Then, on a separate sheet of graph paper, I drew out the stained glass design as best as I could approximate. In Adobe Illustrator, I created a ceiling design based upon one of the photos I had. I took the flat stained glass design and ceiling design and digitally warped and fit them into my gridded perspective drawing. This was then all traced on board. For my underpainting, I separated the light areas and the shadow areas first, and then I proceeded to paint the detail inside of both. Believe me, the detail was as arduous as it looks. I labored over it, because I wanted it to have a wow factor at the end.

By the time I finished, seven days later, the paint on my palette had pretty much all dried up and my detail brushes were all shot. But, in the end, I think it’s worth it.

PS. I did not do enough research to know where the stained glass ended up, I’m guessing it’s in a museum somewhere. If you know, feel free to send me an email.


Travel Back to 1890 with Me

In case you don’t follow me on Instagram (…um… if not, why? @hummelillustration), I am in the middle of illustrating a historical picture book about Ike Hoover, the young man who wired the White House for the very first time. Those familiar with my work, know my propensity toward historical illustration, and in specific, I have a tender spot for the latter Victorian/Industrial age as it emerges into the Belle Epoch era at the turn of the century. Everything about this story is tailor-fit to me and my illustration style.

The book is titled “Lights On!” It is being published by Filter Press and will be released in 2017. I have a total of 20 illustrations to complete. I’m using this opportunity to really explore what I can do with perspective, as I have been challenged with a variety of unique settings both inside and out of the White House. As the book nears completion, I’ll release other blogs about it, so stay tuned!

Like all of my work, the process is what makes the final successful. A lot of research and a lot of time spent in the preliminary stages. Here is a sneak peak of some of the illustrations, but certainly, I’ll keep posting my progress on Instagram.

b-hummel-portfolio-art2 b-hummel-portfolio-art3 b-hummel-portfolio-art

Basic perspective drawing… made easy and fun!

Stay informed about the progress of the Perspective Book.

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I’m writing a book!

My own personal learning challenges coupled with in class experience led me to develop a unique and fun technique for teaching perspective, a method that cements these concepts into a beginning artist’s mind. In class successes proved my techniques to be highly effective, therefore, I decided to start putting them down into a book.

Educational Philosphy

My personal educational philosophy is this: Education should be both informative AND entertaining. That is the approach I take when teaching, and that is the approach of the book. I sprinkle my lectures with visual gags, running jokes, and stupid puns, but between those I weave in the concepts of perspective, focusing on the “why it works.” I truly believe that once you understand the “why,” remember the steps of the “how” become a lot easier.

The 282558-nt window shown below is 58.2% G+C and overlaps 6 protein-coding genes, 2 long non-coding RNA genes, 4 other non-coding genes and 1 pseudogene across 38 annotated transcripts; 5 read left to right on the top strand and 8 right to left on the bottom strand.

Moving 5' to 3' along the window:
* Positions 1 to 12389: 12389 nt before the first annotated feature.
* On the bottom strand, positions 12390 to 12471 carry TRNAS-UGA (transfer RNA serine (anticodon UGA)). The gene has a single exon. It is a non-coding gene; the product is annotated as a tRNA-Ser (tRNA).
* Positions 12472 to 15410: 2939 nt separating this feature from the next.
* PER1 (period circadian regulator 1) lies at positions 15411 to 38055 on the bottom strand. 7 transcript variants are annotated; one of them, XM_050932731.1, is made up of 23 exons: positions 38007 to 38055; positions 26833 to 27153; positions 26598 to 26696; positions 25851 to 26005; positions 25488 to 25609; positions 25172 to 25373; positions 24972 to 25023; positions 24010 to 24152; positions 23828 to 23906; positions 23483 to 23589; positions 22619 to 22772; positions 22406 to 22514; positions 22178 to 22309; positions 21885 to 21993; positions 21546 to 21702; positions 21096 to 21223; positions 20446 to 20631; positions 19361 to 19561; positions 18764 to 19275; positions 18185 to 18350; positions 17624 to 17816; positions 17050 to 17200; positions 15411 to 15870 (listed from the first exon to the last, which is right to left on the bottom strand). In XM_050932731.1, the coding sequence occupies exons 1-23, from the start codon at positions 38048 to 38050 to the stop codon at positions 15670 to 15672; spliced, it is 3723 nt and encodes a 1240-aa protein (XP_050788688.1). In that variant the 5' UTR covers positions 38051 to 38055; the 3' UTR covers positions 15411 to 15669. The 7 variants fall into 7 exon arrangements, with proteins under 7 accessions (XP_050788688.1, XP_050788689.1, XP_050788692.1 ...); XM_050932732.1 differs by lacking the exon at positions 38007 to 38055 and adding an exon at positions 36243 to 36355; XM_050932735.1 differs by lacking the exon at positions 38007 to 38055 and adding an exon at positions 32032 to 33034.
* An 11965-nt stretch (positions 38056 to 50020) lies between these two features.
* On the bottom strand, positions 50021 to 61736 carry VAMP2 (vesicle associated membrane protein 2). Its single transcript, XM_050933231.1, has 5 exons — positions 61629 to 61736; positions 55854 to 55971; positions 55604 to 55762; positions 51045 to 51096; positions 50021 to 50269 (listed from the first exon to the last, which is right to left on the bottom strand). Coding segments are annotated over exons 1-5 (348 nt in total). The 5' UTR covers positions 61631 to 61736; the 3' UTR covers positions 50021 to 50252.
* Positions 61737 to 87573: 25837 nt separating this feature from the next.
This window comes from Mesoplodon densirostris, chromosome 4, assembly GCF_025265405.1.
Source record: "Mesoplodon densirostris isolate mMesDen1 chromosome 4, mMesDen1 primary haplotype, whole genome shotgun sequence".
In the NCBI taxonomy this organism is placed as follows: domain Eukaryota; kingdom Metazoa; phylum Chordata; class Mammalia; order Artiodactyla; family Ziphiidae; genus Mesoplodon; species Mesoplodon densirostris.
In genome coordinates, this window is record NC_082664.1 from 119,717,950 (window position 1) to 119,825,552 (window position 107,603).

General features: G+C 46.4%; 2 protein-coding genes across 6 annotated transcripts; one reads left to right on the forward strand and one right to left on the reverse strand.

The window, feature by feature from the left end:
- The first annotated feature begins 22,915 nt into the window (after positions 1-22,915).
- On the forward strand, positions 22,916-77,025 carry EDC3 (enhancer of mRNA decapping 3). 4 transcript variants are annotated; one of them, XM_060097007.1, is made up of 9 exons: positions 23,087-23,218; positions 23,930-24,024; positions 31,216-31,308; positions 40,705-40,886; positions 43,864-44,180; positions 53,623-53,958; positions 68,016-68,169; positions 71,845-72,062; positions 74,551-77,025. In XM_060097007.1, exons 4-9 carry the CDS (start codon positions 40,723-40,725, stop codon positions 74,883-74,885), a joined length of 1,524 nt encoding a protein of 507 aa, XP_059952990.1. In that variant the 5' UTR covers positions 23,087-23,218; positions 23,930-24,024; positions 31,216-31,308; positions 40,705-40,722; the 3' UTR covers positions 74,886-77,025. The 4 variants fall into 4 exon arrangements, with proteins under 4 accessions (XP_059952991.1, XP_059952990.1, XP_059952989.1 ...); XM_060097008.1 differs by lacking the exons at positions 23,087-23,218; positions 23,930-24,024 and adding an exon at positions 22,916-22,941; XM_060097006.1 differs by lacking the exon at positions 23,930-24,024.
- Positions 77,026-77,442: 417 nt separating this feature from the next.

For more info, sign up for the email list

This has been a project that I’ve been picking at for a few years now, remaining back burner until now. As I have been working on it, many of you expressed great interest in wanting to stay informed about this project and perhaps getting a copy of it when it is finished. My plans are to get enough chapters written and illustrated so that I can then pitch it a publishing company. When it is finally published, I will absolutely let everybody know, along with any book signings, talks, or other related ventures. So, please, please, please, sign up below! I will only send emails out in regards to the status of the book. But if I have enough individuals on the list, that will be a draw for potential publishers.

Everybody who joins the email list will receive a free gift! I will send them a chapter from the book, complete with all the illustrations, in PDF form.

Perspective books are usually two of three things: thorough, illustrative, and entertaining. Some books have great visuals, but not a lot of copy to explain exactly what is going on in the diagrams. Some thorough with both copy and visuals, but were dry to read, and boring. And some had great visuals and were entertaining, but the book’s organization made it difficult to follow. My book will be the successful culmination of all three: thorough, illustrative, and entertaining.


Zacchaeus was a wee little man…


For those of us who grew up going to Sunday school, we’ll recall the nursery song about Zacchaeus, the Jewish tax collector mentioned in the Gospels. So when Pastor Blake at Faith Bible Chapel, Carr St, brought him up as a case study into more adult topics it made sense as a part of my note taking to doodle the scene out.

I actually do this a lot. Instead of writing words, I’ll draw out the imagery that comes to mind as I’m listening to a sermon or a lecture. Sometimes those images are very concrete, as is this one, and sometimes they are more abstract. Often times, they don’t end up mounting to much, other than pneumatic devices to help me personally remember the different points.